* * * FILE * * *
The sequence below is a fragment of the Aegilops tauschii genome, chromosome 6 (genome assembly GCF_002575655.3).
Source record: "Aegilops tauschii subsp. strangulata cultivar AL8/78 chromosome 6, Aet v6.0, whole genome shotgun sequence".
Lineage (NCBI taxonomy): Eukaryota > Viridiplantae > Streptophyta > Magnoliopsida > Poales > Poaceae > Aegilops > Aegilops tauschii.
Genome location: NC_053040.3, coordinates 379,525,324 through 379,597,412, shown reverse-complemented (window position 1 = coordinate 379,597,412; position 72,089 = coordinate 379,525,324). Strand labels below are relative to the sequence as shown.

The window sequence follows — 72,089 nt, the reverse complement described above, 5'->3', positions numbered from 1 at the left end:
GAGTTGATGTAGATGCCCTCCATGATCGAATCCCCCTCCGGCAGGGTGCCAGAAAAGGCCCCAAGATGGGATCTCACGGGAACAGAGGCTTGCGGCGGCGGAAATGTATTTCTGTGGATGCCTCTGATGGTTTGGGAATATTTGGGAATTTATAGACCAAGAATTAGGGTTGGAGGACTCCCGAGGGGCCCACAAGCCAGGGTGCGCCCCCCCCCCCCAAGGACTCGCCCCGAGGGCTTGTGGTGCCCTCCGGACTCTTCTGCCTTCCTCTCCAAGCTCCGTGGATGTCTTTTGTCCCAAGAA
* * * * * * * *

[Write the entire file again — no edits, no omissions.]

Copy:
The sequence below is a fragment of the Aegilops tauschii genome, chromosome 6 (genome assembly GCF_002575655.3).
Source record: "Aegilops tauschii subsp. strangulata cultivar AL8/78 chromosome 6, Aet v6.0, whole genome shotgun sequence".
Lineage (NCBI taxonomy): Eukaryota > Viridiplantae > Streptophyta > Magnoliopsida > Poales > Poaceae > Aegilops > Aegilops tauschii.
Genome location: NC_053040.3, coordinates 379,525,324 through 379,597,412, shown reverse-complemented (window position 1 = coordinate 379,597,412; position 72,089 = coordinate 379,525,324). Strand labels below are relative to the sequence as shown.

The window sequence follows — 72,089 nt, the reverse complement described above, 5'->3', positions numbered from 1 at the left end:
GAGTTGATGTAGATGCCCTCCATGATCGAATCCCCCTCCGGCAGGGTGCCAGAAAAGGCCCCAAGATGGGATCTCACGGGAACAGAGGCTTGCGGCGGCGGAAATGTATTTCTGTGGATGCCTCTGATGGTTTGGGAATATTTGGGAATTTATAGACCAAGAATTAGGGTTGGAGGACTCCCGAGGGGCCCACAAGCCAGGGTGCGCCCCCCCCCCCCAAGGACTCGCCCCGAGGGCTTGTGGTGCCCTCCGGACTCTTCTGCCTTCCTCTCCAAGCTCCGTGGATGTCTTTTGTCCCAAGAA